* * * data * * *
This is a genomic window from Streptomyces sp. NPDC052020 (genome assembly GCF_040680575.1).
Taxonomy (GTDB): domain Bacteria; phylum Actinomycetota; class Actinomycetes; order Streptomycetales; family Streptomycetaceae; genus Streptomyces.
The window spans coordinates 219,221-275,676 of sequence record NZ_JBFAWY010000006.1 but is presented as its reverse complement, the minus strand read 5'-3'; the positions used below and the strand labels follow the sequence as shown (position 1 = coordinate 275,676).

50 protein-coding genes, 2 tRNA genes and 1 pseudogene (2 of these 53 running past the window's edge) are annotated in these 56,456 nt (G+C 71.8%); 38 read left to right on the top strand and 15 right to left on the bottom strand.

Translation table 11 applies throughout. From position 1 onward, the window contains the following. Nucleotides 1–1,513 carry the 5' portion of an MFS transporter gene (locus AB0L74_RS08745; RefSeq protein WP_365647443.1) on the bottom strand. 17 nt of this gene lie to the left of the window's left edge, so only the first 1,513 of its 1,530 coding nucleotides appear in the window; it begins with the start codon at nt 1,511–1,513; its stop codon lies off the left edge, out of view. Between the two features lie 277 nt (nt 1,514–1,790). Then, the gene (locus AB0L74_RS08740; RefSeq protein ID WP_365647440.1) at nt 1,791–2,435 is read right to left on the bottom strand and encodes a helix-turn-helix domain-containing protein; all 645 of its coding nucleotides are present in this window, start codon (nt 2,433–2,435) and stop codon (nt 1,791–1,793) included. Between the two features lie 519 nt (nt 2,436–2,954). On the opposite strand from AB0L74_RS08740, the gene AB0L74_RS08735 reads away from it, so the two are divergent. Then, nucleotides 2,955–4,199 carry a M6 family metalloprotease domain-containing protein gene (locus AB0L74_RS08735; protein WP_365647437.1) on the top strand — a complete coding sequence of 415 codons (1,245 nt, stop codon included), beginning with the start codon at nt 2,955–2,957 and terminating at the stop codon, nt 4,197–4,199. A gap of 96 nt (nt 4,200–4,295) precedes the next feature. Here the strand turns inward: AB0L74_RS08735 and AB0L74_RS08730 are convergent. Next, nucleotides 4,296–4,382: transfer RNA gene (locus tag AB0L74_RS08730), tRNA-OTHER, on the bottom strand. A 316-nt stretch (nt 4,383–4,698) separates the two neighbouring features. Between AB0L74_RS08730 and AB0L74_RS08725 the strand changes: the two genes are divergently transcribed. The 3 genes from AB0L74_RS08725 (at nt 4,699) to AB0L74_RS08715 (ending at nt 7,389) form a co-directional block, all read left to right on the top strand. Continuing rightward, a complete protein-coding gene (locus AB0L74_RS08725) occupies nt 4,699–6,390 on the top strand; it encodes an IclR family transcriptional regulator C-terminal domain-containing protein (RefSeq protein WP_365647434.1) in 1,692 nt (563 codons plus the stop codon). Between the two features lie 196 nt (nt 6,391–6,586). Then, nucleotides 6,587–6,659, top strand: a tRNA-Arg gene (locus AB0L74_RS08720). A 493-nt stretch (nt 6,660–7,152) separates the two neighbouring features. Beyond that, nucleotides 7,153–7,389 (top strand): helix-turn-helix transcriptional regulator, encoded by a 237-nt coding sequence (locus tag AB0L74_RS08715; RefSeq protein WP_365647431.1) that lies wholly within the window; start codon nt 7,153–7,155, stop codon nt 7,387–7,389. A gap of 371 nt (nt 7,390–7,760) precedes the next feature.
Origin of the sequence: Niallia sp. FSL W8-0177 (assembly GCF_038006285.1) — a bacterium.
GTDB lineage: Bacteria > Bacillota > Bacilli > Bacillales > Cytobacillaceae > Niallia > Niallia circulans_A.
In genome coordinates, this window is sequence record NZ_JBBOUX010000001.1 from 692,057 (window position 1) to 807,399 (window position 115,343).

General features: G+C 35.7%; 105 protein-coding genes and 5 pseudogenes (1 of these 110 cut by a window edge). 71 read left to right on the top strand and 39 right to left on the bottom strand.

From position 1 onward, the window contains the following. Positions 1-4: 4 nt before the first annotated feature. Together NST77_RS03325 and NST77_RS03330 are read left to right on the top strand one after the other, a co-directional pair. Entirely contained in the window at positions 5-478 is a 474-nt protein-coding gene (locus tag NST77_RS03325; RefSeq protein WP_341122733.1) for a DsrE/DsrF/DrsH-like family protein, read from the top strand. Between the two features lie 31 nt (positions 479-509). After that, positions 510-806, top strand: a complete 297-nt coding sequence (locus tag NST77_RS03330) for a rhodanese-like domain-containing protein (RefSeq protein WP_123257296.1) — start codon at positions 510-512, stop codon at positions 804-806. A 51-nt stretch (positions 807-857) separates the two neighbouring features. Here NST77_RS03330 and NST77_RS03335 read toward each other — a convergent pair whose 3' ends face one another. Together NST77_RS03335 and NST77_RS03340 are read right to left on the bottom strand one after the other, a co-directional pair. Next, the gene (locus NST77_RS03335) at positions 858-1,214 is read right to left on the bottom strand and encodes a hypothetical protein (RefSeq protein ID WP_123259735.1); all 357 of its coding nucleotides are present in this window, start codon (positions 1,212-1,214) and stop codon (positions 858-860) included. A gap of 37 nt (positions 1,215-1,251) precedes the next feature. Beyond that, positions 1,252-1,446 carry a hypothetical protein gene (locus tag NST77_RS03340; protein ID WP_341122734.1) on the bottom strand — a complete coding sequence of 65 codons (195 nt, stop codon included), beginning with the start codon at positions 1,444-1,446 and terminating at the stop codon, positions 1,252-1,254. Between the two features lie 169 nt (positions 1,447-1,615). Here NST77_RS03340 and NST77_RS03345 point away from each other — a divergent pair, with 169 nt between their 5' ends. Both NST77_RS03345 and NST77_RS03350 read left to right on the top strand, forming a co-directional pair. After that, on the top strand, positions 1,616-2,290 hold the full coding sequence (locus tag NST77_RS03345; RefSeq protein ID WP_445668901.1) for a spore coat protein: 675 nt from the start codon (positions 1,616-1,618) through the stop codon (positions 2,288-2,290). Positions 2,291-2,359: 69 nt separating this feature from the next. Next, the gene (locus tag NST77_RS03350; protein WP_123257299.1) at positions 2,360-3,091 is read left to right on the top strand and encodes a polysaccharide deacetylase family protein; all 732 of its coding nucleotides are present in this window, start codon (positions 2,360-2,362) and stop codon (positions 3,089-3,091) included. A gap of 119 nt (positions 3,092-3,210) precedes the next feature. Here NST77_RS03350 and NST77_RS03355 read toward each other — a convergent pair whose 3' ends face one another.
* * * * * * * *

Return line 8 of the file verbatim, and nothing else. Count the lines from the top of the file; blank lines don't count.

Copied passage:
In genome coordinates, this window is sequence record NZ_JBBOUX010000001.1 from 692,057 (window position 1) to 807,399 (window position 115,343).